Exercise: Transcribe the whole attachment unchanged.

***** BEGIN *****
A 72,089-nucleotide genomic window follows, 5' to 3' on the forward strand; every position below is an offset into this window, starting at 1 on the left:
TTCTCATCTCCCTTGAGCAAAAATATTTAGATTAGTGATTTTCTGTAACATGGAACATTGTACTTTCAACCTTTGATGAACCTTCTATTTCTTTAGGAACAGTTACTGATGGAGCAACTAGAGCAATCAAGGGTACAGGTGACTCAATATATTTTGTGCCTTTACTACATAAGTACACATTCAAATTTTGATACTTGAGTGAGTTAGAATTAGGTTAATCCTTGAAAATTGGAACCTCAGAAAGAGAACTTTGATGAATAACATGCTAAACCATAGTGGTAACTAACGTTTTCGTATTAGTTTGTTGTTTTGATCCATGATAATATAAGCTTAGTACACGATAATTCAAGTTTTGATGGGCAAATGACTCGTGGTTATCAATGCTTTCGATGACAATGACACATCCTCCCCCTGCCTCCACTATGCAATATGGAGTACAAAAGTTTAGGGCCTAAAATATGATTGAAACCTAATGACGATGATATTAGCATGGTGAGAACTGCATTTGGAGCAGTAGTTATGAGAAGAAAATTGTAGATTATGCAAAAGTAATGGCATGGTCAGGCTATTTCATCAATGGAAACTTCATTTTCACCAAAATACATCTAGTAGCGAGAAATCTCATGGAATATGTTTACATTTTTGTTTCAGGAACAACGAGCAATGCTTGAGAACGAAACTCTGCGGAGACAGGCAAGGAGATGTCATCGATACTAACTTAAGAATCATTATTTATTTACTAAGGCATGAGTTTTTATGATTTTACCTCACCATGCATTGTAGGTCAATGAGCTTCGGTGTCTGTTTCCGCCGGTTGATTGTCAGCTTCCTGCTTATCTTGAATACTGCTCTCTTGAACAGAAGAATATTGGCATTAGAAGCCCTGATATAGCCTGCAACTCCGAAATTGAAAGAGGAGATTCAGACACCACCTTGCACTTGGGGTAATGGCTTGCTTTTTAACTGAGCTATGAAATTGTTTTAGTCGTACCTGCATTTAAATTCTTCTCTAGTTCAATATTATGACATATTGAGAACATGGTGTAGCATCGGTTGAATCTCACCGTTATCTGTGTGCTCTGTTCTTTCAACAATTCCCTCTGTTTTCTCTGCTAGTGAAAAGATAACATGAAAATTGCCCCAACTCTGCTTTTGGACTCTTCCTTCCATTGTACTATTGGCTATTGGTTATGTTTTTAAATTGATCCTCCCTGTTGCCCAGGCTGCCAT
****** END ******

A 72,089-nucleotide genomic window follows, 5' to 3' on the forward strand; every position below is an offset into this window, starting at 1 on the left:
TTCTCATCTCCCTTGAGCAAAAATATTTAGATTAGTGATTTTCTGTAACATGGAACATTGTACTTTCAACCTTTGATGAACCTTCTATTTCTTTAGGAACAGTTACTGATGGAGCAACTAGAGCAATCAAGGGTACAGGTGACTCAATATATTTTGTGCCTTTACTACATAAGTACACATTCAAATTTTGATACTTGAGTGAGTTAGAATTAGGTTAATCCTTGAAAATTGGAACCTCAGAAAGAGAACTTTGATGAATAACATGCTAAACCATAGTGGTAACTAACGTTTTCGTATTAGTTTGTTGTTTTGATCCATGATAATATAAGCTTAGTACACGATAATTCAAGTTTTGATGGGCAAATGACTCGTGGTTATCAATGCTTTCGATGACAATGACACATCCTCCCCCTGCCTCCACTATGCAATATGGAGTACAAAAGTTTAGGGCCTAAAATATGATTGAAACCTAATGACGATGATATTAGCATGGTGAGAACTGCATTTGGAGCAGTAGTTATGAGAAGAAAATTGTAGATTATGCAAAAGTAATGGCATGGTCAGGCTATTTCATCAATGGAAACTTCATTTTCACCAAAATACATCTAGTAGCGAGAAATCTCATGGAATATGTTTACATTTTTGTTTCAGGAACAACGAGCAATGCTTGAGAACGAAACTCTGCGGAGACAGGCAAGGAGATGTCATCGATACTAACTTAAGAATCATTATTTATTTACTAAGGCATGAGTTTTTATGATTTTACCTCACCATGCATTGTAGGTCAATGAGCTTCGGTGTCTGTTTCCGCCGGTTGATTGTCAGCTTCCTGCTTATCTTGAATACTGCTCTCTTGAACAGAAGAATATTGGCATTAGAAGCCCTGATATAGCCTGCAACTCCGAAATTGAAAGAGGAGATTCAGACACCACCTTGCACTTGGGGTAATGGCTTGCTTTTTAACTGAGCTATGAAATTGTTTTAGTCGTACCTGCATTTAAATTCTTCTCTAGTTCAATATTATGACATATTGAGAACATGGTGTAGCATCGGTTGAATCTCACCGTTATCTGTGTGCTCTGTTCTTTCAACAATTCCCTCTGTTTTCTCTGCTAGTGAAAAGATAACATGAAAATTGCCCCAACTCTGCTTTTGGACTCTTCCTTCCATTGTACTATTGGCTATTGGTTATGTTTTTAAATTGATCCTCCCTGTTGCCCAGGCTGCCAT